Ethiopia Mulls Fertilizer Plant Tender as Army Deal Reviewed

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(Bloomberg) -- Ethiopia’s government may cancel a contract for a fertilizer plant awarded to its military-industrial conglomerate and offer it to international tender, the Public Enterprises Ministry said.

The possible revision of the contract is the latest sign that Ethiopia’s new prime minister is fulfilling a pledge to purge “favoritism” toward the security forces. The state awarded the Yayu project in Ethiopia’s restive Oromia region to state-owned Metals & Engineering Corp six years ago, but since then less than half the work on the complex has been completed, ministry spokesman Wondefrash Assefa said.

“It may be that we will cancel the agreement and we will continue with another contractor, but the decision is not reached at this time,” he said by phone Friday from the capital, Addis Ababa. “It may be that others will participate including foreign companies.”

Prime Minister Abiy Ahmed came to office April 2, succeeding Hailemariam Desalegn, who quit as prime minister in February after failing to end protests in the Amhara and Oromia regions that began in 2015 amid demands for greater economic inclusivity. Abiy has vowed to ensure more even wealth distribution by reducing “favoritism” toward the security forces.

Moroccan Interest

Office Cherifien des Phosphates, a Morocco-based fertilizer producer, may be among companies that could be considered to take over the project, Wondefrash said. OCP has an interest “to produce fertilizer but we’ve not reached a conclusion on this issue,” he said.

Craig Atherfold, a spokesman for OCP, said he passed a request for comment to a colleague.

Metec is run by the Ethiopian military, one of Africa’s largest armies, and has been involved in projects including the $6.4 billion Grand Ethiopian Renaissance Dam and a series of sugar developments. Officers connected with the rebel movement that overthrew Ethiopia’s junta in 1991 have dominated senior government positions for the past quarter century.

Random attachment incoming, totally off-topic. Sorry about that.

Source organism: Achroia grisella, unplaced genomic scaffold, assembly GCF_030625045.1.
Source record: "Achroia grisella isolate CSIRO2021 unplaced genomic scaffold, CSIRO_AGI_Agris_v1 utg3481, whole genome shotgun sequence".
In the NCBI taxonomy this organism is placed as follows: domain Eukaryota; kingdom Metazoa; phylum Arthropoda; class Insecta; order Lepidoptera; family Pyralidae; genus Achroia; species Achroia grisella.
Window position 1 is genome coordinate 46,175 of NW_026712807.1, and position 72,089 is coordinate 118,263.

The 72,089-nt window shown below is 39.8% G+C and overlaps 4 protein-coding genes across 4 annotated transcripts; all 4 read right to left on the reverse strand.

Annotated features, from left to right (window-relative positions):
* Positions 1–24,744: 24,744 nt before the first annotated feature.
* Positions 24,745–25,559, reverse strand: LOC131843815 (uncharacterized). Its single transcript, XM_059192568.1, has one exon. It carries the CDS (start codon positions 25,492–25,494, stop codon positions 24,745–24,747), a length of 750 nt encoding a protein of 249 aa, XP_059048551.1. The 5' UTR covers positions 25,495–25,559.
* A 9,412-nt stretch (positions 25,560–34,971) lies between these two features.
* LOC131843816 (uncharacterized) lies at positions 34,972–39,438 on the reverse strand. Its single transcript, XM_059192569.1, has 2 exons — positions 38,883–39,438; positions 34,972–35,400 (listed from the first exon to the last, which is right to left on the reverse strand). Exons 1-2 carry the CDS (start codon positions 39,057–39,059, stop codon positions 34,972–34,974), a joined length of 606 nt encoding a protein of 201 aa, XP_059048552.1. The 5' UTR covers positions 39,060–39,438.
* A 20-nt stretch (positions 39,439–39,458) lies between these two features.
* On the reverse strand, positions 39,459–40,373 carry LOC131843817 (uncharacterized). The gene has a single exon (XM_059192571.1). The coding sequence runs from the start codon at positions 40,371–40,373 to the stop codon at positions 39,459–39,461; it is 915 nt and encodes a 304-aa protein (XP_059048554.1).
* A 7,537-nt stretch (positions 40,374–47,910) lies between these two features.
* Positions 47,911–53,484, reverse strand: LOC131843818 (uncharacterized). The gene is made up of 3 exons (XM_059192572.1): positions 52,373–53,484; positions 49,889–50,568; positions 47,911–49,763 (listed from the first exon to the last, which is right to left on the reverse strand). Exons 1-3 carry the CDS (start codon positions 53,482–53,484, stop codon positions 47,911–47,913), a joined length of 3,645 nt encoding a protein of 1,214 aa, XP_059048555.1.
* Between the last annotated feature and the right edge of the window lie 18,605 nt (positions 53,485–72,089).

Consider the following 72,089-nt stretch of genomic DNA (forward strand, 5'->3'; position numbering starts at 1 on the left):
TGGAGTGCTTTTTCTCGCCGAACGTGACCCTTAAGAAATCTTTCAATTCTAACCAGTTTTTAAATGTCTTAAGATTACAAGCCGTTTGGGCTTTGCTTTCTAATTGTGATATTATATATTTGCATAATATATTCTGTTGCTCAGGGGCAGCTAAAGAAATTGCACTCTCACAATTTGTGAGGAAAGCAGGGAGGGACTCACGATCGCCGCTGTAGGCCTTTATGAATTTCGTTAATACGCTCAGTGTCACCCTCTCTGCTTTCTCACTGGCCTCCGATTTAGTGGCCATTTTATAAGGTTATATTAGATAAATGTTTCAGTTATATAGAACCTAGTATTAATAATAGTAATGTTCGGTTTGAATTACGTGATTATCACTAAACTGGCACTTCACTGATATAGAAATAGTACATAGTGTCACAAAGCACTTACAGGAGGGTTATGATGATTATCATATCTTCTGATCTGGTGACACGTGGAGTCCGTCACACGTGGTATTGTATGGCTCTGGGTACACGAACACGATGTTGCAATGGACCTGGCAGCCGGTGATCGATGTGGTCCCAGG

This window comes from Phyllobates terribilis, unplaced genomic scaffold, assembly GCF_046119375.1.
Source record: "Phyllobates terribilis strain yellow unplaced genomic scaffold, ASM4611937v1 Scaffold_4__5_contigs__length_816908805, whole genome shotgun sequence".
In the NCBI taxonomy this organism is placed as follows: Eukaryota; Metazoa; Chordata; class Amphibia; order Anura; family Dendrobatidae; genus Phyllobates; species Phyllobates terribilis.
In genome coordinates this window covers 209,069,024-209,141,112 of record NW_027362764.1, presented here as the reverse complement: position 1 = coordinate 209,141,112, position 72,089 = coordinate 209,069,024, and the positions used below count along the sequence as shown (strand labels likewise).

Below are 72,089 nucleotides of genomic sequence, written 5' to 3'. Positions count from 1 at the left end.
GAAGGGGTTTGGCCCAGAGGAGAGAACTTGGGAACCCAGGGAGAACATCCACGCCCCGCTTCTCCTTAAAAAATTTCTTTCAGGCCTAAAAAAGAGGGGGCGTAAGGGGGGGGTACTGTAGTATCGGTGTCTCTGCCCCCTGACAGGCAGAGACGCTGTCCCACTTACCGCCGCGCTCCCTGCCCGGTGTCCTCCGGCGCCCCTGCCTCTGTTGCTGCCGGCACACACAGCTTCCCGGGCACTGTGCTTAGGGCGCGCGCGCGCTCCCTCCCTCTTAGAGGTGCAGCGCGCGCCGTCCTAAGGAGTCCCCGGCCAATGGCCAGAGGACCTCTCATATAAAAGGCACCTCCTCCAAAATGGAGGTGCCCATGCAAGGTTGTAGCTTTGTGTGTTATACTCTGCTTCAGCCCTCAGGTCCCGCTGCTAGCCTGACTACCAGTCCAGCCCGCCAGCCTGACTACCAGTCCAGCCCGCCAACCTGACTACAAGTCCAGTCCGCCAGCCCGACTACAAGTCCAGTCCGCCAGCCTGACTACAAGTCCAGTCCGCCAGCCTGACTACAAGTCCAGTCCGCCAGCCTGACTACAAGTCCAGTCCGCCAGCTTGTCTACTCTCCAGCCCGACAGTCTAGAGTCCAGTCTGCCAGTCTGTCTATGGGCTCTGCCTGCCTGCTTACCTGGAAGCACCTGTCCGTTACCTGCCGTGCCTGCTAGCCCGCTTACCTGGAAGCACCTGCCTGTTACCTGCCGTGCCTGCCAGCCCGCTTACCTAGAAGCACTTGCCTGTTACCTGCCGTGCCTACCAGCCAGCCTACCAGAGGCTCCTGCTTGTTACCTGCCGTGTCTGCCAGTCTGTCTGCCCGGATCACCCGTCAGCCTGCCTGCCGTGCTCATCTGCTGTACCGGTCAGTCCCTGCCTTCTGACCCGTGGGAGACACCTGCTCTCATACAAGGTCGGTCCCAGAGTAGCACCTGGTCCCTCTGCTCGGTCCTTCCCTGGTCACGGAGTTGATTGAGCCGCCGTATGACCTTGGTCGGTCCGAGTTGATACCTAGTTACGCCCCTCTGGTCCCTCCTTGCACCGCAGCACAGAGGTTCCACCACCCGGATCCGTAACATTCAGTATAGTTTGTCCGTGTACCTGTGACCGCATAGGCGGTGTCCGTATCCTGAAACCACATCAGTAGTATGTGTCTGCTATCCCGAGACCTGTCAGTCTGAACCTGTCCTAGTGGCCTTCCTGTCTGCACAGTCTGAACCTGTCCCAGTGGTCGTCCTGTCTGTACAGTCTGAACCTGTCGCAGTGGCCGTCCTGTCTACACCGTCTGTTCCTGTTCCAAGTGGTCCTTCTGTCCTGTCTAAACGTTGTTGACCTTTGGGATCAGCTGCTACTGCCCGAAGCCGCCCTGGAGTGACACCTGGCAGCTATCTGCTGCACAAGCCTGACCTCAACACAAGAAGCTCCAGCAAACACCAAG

“The security forces have to be freed from any type of favoritism and serve the people according to the constitution,” Abiy said in a speech broadcast on state television.

Project Cost

Metec had said in 2012 that the Yayu project would cost 11 billion birr ($400 million) and take two years to complete, according to a statement published on the Facebook page of the Oromia regional government in February. The company has since asked for an additional 20 billion birr to complete, it said.

The Public Enterprises Ministry is awaiting the outcome of a parliamentary review on the Yayu matter after it submitted a report to parliament and “the appropriate government bodies” last month, Wondefrash said. “The office of the prime minister already knows about our report.”

Prior to stepping down in February, Hailemariam appointed his deputy, Demeke Mekonnen, who is also Abiy’s deputy, as chairman of Metec. Abiy earlier this month appointed Bekele Bulado, a civilian who was previously a minister for trade, as the new director-general of Metec, replacing Major-General Kinfe Dagnew, who tendered his resignation ahead of an April 19 cabinet reshuffle.

The Yayu fertilizer complex has been “obviously delayed,” said Fekadu Dame, chief executive officer of the state-run Chemicals Corp., which oversees chemical-related projects in Ethiopia. “Now the issue is presented to the government through our ministry for public enterprise,” Fekadu said by text message, declining to comment further.

Metec Marketing and Sales Director Colonel Shegaw Mulugeta and Metec’s head of public relations, Michael Desta, each didn’t respond to two calls and two text messages seeking comment.

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